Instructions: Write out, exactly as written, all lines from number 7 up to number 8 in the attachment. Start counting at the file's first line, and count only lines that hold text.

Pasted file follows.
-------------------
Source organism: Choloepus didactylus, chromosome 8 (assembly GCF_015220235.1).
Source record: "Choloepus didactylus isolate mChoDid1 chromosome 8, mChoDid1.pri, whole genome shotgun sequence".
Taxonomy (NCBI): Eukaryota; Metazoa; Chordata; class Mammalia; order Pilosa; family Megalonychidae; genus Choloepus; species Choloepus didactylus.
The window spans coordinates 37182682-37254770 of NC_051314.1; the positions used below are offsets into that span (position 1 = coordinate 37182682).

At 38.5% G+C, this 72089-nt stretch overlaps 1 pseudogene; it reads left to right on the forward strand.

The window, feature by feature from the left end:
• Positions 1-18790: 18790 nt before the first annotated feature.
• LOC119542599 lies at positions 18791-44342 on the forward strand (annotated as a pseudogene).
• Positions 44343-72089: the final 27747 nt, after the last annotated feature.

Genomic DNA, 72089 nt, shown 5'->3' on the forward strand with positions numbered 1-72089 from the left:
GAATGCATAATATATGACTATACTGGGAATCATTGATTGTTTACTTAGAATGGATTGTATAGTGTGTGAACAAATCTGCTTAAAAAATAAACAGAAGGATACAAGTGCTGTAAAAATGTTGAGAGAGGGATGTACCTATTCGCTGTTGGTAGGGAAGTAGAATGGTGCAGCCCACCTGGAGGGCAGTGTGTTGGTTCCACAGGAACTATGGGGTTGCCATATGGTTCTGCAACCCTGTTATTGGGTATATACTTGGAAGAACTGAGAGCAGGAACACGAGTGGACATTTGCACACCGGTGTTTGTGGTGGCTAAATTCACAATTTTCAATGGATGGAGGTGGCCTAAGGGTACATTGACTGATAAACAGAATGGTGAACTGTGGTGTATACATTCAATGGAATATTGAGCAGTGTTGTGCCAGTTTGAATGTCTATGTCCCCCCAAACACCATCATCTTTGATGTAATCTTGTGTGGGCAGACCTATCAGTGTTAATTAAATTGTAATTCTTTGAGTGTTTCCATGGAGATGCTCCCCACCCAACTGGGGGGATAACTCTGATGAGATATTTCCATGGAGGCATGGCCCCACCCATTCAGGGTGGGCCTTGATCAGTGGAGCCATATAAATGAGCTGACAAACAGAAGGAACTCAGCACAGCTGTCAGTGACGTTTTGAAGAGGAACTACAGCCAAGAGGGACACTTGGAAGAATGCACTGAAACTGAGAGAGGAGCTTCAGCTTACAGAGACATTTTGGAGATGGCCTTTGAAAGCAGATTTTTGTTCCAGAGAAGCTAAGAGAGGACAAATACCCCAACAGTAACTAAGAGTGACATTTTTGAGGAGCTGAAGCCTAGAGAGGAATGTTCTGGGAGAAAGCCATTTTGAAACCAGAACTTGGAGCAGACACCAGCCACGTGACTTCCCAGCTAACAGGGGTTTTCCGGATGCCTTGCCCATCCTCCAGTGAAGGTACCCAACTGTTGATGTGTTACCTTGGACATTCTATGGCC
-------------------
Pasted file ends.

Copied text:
• Positions 1-18790: 18790 nt before the first annotated feature.
• LOC119542599 lies at positions 18791-44342 on the forward strand (annotated as a pseudogene).